food tastes bland. Don’t despair. Wine is the perfect way to add healthy flavor
to the meals you love. The simple tips shared here will soon have you enjoying
flavorful food once again.
You don’t have to be a wine expert to effectively use wine when cooking. All
you need is a few general tips to follow. This booklet is a great place to start.
However, if you then want to know more about specific wine types visit your
local bookstore or library. There are many good books that explain how wine
is grown, why an Australian shiraz tastes different from a California syrah, the
particular characteristics of wines made in a certain year, and many more
interesting details.
But first, let’s explore the general personality of both red and white wines, and
start improving your health by cooking with wine!

Red Wine Personality
Red wines, while less acidic than white wines, have a more complex, full-bodied
flavor. Red wines work well with hearty foods. Beef, lamb, sausages, and heavy
bean dishes are all enhanced by the flavor of red wine.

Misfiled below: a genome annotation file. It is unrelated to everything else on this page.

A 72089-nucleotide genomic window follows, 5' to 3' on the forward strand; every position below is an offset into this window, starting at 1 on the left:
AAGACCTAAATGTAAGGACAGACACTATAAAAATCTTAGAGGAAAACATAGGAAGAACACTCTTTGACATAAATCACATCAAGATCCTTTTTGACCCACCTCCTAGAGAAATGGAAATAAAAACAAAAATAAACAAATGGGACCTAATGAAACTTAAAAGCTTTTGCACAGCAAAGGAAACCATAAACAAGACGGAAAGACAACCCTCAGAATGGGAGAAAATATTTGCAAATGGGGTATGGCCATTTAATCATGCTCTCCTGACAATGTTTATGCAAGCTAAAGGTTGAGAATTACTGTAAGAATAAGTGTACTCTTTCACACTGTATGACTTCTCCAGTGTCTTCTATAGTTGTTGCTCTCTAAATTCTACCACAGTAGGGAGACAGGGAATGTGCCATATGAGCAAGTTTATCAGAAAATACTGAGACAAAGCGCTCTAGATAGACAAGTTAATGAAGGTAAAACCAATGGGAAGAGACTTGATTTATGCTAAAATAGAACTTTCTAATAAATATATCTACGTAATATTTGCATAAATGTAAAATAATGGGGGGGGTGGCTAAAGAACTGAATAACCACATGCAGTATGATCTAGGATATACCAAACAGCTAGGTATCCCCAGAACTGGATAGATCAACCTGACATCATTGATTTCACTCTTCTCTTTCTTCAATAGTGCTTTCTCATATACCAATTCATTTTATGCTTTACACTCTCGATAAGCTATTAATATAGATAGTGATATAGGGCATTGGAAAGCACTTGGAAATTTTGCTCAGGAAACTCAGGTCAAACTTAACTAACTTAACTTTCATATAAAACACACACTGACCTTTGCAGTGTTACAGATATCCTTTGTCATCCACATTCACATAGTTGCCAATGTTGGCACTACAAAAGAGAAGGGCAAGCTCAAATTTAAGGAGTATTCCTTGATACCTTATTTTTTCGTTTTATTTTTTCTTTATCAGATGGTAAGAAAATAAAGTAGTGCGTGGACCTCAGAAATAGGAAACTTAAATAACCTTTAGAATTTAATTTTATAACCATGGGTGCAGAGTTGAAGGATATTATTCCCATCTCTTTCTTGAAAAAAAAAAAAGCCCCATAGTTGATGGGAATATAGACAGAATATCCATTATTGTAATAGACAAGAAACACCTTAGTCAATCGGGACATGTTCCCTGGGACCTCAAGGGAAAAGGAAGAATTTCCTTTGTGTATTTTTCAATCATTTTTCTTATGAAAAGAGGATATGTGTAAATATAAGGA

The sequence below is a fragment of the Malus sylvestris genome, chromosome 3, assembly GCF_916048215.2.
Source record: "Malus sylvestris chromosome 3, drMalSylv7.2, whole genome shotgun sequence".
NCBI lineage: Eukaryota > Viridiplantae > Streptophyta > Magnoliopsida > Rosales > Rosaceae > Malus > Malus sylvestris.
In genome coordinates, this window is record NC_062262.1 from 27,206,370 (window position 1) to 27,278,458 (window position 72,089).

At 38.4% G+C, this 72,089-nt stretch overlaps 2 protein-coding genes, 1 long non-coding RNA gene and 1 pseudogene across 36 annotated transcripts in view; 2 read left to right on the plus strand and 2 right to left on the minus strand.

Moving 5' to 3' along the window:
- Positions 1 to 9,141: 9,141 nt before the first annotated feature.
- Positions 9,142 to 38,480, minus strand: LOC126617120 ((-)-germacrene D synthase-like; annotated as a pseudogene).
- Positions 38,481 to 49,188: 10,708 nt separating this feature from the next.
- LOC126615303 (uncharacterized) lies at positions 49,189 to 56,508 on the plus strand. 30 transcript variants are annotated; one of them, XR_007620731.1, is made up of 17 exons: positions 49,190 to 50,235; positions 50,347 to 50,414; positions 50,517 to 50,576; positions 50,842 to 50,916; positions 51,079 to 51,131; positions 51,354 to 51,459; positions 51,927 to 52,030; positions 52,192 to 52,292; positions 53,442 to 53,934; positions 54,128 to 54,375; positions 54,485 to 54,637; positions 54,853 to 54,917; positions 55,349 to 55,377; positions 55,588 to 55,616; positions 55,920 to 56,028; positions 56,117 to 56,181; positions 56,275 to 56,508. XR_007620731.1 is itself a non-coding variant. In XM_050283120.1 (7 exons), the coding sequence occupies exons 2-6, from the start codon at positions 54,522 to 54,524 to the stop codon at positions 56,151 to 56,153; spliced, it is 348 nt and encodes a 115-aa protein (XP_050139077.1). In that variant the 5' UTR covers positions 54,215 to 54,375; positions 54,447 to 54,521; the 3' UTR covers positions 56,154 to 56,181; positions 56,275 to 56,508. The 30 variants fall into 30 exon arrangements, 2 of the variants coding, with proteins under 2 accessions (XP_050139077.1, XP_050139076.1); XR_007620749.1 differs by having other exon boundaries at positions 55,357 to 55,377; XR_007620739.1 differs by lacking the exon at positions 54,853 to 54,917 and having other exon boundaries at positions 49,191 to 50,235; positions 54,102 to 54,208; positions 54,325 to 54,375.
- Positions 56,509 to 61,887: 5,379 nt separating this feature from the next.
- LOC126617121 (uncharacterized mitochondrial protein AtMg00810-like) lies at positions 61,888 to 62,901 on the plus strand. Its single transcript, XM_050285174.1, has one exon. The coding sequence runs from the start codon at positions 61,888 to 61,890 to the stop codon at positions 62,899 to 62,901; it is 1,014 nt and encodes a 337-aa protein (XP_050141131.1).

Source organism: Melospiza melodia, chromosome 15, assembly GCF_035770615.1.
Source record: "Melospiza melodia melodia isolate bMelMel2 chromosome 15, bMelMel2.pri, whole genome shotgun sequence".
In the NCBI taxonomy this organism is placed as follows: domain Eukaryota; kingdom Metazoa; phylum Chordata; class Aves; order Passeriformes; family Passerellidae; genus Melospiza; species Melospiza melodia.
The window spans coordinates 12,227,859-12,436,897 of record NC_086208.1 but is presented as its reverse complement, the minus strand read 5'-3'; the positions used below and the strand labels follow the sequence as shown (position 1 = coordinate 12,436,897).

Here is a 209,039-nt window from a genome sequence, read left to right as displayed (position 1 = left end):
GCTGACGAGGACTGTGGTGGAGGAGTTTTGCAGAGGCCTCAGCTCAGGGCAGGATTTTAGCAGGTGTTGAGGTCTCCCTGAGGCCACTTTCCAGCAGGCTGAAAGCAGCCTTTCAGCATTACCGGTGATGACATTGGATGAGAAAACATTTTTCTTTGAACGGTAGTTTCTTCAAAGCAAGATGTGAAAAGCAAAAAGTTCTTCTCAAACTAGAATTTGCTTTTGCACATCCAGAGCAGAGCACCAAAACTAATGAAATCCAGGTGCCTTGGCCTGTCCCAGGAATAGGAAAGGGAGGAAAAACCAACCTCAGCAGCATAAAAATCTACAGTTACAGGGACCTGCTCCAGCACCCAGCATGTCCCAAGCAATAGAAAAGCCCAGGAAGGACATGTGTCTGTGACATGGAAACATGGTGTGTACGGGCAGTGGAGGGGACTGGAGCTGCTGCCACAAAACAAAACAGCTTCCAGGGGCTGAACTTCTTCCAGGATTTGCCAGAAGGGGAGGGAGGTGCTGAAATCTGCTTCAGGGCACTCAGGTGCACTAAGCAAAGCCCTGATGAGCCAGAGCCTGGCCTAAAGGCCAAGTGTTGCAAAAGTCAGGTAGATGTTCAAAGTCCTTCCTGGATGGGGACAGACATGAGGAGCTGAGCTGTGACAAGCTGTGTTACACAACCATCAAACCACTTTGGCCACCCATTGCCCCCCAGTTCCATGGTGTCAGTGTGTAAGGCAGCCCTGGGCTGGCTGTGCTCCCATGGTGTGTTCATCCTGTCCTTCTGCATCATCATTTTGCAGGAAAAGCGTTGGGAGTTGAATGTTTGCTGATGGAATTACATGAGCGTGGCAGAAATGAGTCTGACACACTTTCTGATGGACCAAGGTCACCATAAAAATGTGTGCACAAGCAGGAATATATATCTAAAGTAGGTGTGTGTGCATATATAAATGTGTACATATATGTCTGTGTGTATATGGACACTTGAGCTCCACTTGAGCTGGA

Wines draw their flavor from the ground in which they are grown. The same
grape grown in different areas can result in a different wine taste. However, our
purpose is not to analyze the specifics of each wine, but to understand the
general flavors that red wine imparts. Always use a good quality wine when
cooking. Grocery store cooking wines are poor quality wines, supplemented
with salt.
Light and medium bodied red wines: Includes Beaujolais, Shiraz/Syrah,
many red blends, Grenache, Chianti, and some Merlots and Pinot Noirs. Light
and medium reds work especially well with salmon and other fatty fishes, pork,
some chicken dishes, burgers and sausages, seafood, and spicy or barbecued
Full bodied red wines: Includes Cabernet Sauvignon, Burgundy, Zinfandel,
most Pinot Noirs, Tempranillos and Merlots. Full bodied reds work well with